Origin: Possibly Melaka or Johor
Item Age: Early 1800's
Resembling a toy mouse, this rare, harmless looking object may have actually been a clever sabotage device used during the early days of the Indo-Malaya rebellion. It is speculated that its purpose was to crawl its way through the machinery and disable exhaust vents for Imperial automatons and/or human controlled clankers.
However, due to its size, and the complexity of the clockwork, it is speculated that the device could only work if manually placed within the confines of a machinery where it would home in on the nearest heat source. If so, that would mean saboteurs would still have to get close to the automatons and clanks in order to deploy the device. While such methods would have been rendered in an open battlefield, it is logical to assume that the device was employed under the guise of sneak and run operations and records of it in action, while rare, have been recovered.
It is unsure whether the device was outfitted with a tiny explosive or it served to block the mechanisms that controlled the steam generator vents. As mentioned, very few records have been found regarding the said device especially after the Qing Empire upgraded their automatons and clanks with sealed steam generators (and later on micro-boiler generators) rendering the Clockwork Mouse obsolete. The fact that sabotaged automatons and clanks were destroyed in the process as well made it even harder to pinpoint just how the device worked.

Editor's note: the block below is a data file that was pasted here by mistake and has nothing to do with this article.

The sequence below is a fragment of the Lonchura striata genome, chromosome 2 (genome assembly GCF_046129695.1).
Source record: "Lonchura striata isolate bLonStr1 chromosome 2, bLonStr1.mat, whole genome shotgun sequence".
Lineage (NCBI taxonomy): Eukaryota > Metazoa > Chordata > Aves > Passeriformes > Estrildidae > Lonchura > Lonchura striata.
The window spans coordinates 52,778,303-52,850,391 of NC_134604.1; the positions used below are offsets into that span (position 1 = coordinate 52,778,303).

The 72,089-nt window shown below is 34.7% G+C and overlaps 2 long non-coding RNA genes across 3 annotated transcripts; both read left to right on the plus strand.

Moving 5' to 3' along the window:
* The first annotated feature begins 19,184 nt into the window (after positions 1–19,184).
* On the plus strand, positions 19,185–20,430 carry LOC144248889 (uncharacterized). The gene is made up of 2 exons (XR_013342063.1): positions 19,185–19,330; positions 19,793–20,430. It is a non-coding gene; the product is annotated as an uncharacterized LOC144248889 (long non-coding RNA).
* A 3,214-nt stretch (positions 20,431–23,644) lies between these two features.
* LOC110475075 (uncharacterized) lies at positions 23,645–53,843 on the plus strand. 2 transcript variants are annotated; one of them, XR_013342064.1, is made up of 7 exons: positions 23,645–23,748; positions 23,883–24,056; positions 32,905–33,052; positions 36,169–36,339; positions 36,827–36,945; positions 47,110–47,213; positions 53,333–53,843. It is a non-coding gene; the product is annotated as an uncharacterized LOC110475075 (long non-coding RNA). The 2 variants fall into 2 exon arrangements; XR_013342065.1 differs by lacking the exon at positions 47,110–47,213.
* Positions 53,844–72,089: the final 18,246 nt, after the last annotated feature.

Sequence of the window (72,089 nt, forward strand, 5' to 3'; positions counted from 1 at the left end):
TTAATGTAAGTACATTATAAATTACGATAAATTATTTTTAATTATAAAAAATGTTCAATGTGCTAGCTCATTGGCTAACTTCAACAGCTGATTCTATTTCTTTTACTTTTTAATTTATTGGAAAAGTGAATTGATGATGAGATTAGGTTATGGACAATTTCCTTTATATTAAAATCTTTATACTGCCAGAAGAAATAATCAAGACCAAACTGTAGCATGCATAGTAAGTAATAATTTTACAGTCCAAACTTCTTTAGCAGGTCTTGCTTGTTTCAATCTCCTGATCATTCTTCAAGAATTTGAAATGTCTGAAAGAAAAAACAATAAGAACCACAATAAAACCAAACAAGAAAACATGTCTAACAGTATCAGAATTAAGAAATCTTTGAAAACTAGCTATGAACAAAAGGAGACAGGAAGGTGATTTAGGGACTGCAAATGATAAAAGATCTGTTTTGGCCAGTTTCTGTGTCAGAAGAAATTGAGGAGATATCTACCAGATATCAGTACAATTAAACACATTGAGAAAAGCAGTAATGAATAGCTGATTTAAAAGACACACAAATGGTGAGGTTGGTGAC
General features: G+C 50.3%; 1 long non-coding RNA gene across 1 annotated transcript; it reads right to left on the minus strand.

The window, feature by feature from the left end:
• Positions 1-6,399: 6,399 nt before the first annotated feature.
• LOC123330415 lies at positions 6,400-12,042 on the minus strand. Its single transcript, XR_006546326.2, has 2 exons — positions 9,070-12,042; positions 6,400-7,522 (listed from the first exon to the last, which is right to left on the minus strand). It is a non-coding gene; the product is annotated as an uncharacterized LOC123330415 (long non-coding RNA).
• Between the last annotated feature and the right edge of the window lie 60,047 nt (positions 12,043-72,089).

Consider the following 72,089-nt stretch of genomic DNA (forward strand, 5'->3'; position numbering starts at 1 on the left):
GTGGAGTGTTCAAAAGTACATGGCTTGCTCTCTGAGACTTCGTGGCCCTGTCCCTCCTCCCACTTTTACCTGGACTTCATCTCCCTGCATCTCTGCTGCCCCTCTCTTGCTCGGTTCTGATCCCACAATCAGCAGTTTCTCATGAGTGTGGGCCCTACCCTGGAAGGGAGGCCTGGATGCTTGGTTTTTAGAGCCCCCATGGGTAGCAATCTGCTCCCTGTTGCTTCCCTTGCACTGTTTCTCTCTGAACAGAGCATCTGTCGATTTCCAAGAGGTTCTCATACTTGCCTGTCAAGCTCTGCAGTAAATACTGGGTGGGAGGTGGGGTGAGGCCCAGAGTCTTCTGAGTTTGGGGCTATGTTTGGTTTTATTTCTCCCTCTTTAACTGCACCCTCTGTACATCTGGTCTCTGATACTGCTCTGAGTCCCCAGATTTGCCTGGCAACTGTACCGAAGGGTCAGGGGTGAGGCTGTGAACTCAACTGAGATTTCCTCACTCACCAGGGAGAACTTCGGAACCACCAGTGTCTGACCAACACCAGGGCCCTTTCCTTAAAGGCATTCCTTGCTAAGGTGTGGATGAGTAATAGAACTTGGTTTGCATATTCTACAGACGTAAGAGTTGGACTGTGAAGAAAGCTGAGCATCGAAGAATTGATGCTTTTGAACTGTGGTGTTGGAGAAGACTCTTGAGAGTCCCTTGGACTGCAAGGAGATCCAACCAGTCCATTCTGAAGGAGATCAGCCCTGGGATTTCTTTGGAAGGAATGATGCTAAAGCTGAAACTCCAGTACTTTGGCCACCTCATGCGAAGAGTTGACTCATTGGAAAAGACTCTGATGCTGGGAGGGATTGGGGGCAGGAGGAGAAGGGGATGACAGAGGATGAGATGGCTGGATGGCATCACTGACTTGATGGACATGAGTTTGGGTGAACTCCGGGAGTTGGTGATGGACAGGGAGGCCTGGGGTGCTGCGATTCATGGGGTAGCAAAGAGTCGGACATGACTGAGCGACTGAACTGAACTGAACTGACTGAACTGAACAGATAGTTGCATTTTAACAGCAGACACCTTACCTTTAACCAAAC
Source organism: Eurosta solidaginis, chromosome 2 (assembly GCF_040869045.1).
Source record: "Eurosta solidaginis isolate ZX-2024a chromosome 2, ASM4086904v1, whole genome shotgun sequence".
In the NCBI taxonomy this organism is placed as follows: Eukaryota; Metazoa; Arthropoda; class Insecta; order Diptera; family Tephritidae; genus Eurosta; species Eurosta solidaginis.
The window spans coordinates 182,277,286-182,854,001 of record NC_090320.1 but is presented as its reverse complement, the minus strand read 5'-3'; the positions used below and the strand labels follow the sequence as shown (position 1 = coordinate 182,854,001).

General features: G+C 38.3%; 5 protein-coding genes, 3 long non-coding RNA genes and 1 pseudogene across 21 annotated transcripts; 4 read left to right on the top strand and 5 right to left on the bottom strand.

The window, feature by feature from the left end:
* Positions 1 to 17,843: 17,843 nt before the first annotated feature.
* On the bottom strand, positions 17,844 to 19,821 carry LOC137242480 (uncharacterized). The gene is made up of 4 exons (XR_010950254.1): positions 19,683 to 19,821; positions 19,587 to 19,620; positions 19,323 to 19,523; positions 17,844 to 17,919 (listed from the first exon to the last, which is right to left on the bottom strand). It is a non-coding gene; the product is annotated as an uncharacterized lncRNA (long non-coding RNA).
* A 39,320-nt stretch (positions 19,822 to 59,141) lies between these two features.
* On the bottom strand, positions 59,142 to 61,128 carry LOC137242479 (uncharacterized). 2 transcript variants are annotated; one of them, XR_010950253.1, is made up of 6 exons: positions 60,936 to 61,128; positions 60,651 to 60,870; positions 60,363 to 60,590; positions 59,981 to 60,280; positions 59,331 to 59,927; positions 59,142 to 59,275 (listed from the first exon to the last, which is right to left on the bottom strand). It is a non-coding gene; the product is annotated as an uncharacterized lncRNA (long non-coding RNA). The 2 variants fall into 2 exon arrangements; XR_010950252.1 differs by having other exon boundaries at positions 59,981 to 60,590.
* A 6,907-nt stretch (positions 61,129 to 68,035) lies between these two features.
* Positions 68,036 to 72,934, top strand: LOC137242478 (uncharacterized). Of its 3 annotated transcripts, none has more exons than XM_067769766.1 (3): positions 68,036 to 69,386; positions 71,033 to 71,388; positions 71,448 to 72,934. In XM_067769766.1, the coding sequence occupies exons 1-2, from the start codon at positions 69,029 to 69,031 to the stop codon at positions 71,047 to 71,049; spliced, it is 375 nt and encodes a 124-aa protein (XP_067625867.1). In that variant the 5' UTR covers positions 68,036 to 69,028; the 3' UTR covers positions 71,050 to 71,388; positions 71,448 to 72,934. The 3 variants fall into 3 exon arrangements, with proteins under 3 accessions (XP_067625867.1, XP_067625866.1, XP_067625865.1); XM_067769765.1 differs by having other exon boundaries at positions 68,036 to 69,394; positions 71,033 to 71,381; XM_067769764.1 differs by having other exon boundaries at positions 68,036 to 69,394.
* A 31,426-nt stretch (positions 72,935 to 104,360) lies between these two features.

It is largely assumed that the use of the Clockwork Mouse was a significant mark in the Indo-Malaya rebellion against Imperial Qing Dynasty. It is also assumed that its success, however limited lead to more underground/subversive use of steam/clockwork tech rather than open warfare.
"Even a behemoth of a machine can be so humbled by the simple actions of a tiny mouse"
- Unknown Imperial mechanic